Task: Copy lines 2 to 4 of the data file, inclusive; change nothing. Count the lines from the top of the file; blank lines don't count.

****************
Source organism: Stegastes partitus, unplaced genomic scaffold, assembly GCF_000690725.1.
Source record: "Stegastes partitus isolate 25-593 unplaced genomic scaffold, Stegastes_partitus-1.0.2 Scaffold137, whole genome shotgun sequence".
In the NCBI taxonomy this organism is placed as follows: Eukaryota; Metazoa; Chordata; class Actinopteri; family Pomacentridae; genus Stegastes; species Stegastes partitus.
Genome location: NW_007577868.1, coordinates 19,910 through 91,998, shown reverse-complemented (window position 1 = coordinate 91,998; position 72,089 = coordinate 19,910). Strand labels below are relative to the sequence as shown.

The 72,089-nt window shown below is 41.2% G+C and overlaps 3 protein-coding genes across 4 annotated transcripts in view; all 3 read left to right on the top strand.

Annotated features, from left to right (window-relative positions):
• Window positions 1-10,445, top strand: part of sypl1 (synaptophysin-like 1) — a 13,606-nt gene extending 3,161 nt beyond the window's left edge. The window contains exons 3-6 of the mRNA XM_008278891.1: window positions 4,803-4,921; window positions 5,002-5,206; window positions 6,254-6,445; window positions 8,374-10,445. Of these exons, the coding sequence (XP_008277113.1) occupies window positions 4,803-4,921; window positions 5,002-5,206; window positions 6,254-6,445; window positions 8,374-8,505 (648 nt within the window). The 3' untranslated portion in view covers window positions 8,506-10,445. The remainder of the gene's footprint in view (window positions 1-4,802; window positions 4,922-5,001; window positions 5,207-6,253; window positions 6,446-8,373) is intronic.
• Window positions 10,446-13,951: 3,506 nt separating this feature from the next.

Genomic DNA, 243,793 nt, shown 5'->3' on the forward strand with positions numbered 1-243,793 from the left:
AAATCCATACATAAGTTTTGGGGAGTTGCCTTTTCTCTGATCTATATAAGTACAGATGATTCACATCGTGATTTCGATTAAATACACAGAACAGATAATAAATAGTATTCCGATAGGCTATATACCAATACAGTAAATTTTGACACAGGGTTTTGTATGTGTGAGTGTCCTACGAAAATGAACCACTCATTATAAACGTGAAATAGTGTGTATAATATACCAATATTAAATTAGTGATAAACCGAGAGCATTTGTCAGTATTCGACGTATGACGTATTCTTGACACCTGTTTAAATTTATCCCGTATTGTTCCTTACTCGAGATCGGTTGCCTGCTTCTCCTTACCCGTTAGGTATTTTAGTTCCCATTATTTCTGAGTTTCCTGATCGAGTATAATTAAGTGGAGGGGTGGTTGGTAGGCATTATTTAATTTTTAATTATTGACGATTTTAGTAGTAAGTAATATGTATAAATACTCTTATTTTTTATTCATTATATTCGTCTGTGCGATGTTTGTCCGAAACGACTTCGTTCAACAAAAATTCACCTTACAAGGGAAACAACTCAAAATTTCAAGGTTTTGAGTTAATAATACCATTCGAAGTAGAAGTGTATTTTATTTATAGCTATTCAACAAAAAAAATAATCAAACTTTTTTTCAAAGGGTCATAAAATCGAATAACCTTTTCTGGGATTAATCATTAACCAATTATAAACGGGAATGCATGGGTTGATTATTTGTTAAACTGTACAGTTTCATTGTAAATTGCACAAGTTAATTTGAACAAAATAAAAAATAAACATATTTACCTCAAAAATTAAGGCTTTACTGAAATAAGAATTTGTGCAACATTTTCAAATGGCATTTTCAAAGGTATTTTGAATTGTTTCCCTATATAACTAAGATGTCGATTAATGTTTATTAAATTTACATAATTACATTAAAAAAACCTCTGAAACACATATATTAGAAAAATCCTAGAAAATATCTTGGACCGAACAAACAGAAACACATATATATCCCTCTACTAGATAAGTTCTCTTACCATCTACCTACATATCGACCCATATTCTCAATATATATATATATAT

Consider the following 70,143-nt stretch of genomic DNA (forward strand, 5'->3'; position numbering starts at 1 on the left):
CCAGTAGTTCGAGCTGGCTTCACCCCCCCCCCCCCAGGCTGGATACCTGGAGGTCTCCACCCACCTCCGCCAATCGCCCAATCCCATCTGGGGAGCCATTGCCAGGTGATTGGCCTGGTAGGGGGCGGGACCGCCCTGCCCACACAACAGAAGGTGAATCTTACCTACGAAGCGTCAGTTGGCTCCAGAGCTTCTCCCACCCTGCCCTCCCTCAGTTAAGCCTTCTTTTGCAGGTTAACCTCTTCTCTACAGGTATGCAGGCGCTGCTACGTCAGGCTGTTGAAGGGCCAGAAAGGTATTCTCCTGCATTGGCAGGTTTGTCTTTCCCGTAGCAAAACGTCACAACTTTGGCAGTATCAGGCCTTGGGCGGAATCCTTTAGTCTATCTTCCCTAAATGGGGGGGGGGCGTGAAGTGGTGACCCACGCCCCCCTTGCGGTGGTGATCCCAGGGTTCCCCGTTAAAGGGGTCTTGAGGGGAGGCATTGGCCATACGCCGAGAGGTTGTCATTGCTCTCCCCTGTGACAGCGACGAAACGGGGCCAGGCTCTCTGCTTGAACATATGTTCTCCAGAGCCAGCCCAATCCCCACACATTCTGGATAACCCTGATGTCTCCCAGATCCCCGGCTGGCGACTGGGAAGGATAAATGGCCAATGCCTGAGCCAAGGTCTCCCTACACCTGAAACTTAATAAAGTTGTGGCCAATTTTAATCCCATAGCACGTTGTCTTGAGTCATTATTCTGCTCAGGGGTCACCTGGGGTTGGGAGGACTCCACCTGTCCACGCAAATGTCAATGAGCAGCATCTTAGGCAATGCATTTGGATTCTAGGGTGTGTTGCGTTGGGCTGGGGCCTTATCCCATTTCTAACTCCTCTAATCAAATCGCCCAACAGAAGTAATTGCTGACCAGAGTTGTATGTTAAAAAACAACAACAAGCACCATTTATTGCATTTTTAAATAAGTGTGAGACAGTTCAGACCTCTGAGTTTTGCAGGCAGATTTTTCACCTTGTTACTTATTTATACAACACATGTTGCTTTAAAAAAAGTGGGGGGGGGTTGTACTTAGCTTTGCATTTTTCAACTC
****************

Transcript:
Source record: "Stegastes partitus isolate 25-593 unplaced genomic scaffold, Stegastes_partitus-1.0.2 Scaffold137, whole genome shotgun sequence".
In the NCBI taxonomy this organism is placed as follows: Eukaryota; Metazoa; Chordata; class Actinopteri; family Pomacentridae; genus Stegastes; species Stegastes partitus.
Genome location: NW_007577868.1, coordinates 19,910 through 91,998, shown reverse-complemented (window position 1 = coordinate 91,998; position 72,089 = coordinate 19,910). Strand labels below are relative to the sequence as shown.